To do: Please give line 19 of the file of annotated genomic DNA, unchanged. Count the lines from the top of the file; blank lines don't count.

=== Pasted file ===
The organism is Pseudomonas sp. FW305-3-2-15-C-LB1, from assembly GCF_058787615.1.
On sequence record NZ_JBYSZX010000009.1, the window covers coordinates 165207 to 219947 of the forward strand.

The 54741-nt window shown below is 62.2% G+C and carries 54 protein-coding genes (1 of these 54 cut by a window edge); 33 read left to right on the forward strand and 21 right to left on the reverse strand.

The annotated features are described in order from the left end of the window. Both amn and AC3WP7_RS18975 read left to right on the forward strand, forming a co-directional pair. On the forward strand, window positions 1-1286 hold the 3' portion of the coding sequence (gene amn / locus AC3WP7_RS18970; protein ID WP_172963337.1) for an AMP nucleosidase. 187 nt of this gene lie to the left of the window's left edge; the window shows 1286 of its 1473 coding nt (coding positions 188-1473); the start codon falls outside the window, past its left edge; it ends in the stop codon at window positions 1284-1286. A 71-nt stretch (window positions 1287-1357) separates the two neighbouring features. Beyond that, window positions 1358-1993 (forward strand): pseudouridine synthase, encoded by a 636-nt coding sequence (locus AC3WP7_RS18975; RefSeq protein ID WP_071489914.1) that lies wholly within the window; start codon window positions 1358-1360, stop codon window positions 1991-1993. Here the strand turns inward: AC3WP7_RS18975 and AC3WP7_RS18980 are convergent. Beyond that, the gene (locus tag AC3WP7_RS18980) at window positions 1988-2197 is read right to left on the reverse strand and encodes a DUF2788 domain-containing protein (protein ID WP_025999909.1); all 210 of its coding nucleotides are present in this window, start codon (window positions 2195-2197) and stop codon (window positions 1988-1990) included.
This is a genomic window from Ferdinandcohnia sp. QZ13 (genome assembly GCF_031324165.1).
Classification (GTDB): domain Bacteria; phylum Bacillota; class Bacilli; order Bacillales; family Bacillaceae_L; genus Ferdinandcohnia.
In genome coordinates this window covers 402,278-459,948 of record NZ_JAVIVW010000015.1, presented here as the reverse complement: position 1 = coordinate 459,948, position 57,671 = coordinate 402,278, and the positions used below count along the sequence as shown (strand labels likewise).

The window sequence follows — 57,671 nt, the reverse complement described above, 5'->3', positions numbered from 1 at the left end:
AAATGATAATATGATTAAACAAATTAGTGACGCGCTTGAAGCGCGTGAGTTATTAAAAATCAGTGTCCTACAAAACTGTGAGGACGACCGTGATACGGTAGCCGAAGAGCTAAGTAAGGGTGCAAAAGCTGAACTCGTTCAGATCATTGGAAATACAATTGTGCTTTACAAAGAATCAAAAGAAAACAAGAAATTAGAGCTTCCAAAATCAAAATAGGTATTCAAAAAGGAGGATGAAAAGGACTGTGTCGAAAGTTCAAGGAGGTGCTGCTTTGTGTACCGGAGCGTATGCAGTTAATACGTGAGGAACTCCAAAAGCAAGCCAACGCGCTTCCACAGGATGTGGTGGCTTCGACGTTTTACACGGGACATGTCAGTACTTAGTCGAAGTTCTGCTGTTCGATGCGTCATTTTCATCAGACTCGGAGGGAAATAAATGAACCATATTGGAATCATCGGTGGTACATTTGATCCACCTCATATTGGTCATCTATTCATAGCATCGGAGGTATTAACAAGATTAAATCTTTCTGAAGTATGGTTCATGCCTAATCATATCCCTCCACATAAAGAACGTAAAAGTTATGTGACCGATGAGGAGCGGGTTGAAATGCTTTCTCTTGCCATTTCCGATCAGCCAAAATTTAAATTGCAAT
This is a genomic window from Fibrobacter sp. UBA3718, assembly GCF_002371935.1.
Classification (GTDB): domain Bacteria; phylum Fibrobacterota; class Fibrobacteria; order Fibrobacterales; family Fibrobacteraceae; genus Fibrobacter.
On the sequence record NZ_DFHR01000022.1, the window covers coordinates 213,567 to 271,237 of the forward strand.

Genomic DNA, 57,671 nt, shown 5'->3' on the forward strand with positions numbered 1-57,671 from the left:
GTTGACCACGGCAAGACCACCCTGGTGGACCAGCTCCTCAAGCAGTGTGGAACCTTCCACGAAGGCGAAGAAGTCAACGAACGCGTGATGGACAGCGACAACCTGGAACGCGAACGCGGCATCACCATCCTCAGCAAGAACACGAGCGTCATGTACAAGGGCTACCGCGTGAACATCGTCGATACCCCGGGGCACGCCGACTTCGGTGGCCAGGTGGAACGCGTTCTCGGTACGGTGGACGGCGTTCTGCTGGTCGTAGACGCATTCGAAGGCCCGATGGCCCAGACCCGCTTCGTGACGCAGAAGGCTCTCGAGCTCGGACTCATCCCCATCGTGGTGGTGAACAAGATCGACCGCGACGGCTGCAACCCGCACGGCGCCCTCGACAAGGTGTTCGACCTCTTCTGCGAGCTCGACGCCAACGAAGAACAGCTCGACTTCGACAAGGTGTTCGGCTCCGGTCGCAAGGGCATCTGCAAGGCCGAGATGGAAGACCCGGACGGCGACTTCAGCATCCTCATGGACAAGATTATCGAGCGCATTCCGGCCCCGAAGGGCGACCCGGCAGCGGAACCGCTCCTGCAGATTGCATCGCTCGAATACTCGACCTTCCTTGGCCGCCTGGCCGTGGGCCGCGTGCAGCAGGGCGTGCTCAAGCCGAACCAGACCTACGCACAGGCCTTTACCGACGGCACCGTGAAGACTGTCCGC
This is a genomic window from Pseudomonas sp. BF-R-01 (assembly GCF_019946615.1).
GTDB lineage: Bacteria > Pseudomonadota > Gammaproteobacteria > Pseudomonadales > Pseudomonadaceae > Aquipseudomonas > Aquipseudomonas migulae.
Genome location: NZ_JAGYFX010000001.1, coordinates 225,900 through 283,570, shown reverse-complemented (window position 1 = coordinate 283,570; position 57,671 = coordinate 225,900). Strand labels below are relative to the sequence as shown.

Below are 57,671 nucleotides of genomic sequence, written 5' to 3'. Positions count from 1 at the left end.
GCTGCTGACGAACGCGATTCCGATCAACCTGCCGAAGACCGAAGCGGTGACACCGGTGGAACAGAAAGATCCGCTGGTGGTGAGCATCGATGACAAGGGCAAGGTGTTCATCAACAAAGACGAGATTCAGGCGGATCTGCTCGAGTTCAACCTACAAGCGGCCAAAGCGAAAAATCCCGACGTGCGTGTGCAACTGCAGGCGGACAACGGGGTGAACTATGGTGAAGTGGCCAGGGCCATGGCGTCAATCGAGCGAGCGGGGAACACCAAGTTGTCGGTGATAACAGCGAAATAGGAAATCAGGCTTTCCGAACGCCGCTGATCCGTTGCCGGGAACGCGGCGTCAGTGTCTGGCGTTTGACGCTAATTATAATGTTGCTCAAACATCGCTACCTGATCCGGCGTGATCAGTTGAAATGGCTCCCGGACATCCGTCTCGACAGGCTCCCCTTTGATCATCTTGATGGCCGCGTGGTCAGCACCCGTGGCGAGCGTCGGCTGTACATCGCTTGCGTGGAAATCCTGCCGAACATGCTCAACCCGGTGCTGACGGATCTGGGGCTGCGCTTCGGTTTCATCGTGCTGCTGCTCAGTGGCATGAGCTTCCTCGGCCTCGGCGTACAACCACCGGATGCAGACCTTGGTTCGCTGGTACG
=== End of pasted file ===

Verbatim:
GCTGCTGACGAACGCGATTCCGATCAACCTGCCGAAGACCGAAGCGGTGACACCGGTGGAACAGAAAGATCCGCTGGTGGTGAGCATCGATGACAAGGGCAAGGTGTTCATCAACAAAGACGAGATTCAGGCGGATCTGCTCGAGTTCAACCTACAAGCGGCCAAAGCGAAAAATCCCGACGTGCGTGTGCAACTGCAGGCGGACAACGGGGTGAACTATGGTGAAGTGGCCAGGGCCATGGCGTCAATCGAGCGAGCGGGGAACACCAAGTTGTCGGTGATAACAGCGAAATAGGAAATCAGGCTTTCCGAACGCCGCTGATCCGTTGCCGGGAACGCGGCGTCAGTGTCTGGCGTTTGACGCTAATTATAATGTTGCTCAAACATCGCTACCTGATCCGGCGTGATCAGTTGAAATGGCTCCCGGACATCCGTCTCGACAGGCTCCCCTTTGATCATCTTGATGGCCGCGTGGTCAGCACCCGTGGCGAGCGTCGGCTGTACATCGCTTGCGTGGAAATCCTGCCGAACATGCTCAACCCGGTGCTGACGGATCTGGGGCTGCGCTTCGGTTTCATCGTGCTGCTGCTCAGTGGCATGAGCTTCCTCGGCCTCGGCGTACAACCACCGGATGCAGACCTTGGTTCGCTGGTACG